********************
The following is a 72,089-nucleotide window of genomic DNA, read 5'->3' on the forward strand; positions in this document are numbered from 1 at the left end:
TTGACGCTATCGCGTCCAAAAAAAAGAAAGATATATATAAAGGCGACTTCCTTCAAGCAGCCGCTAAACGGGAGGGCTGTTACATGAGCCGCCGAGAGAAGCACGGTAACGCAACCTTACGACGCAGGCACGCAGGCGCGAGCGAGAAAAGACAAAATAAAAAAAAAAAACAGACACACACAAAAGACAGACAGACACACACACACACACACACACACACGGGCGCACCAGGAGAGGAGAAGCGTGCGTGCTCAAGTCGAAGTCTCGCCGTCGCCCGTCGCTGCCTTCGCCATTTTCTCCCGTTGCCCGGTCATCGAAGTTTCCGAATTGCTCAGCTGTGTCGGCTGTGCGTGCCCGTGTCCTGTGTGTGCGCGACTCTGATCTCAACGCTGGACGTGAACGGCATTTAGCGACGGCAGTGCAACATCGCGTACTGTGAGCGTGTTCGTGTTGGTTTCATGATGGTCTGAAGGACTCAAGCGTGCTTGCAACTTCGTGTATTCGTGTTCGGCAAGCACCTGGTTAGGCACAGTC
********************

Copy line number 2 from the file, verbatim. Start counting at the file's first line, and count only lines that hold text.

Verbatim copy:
TTGACGCTATCGCGTCCAAAAAAAAGAAAGATATATATAAAGGCGACTTCCTTCAAGCAGCCGCTAAACGGGAGGGCTGTTACATGAGCCGCCGAGAGAAGCACGGTAACGCAACCTTACGACGCAGGCACGCAGGCGCGAGCGAGAAAAGACAAAATAAAAAAAAAAAACAGACACACACAAAAGACAGACAGACACACACACACACACACACACACACGGGCGCACCAGGAGAGGAGAAGCGTGCGTGCTCAAGTCGAAGTCTCGCCGTCGCCCGTCGCTGCCTTCGCCATTTTCTCCCGTTGCCCGGTCATCGAAGTTTCCGAATTGCTCAGCTGTGTCGGCTGTGCGTGCCCGTGTCCTGTGTGTGCGCGACTCTGATCTCAACGCTGGACGTGAACGGCATTTAGCGACGGCAGTGCAACATCGCGTACTGTGAGCGTGTTCGTGTTGGTTTCATGATGGTCTGAAGGACTCAAGCGTGCTTGCAACTTCGTGTATTCGTGTTCGGCAAGCACCTGGTTAGGCACAGTC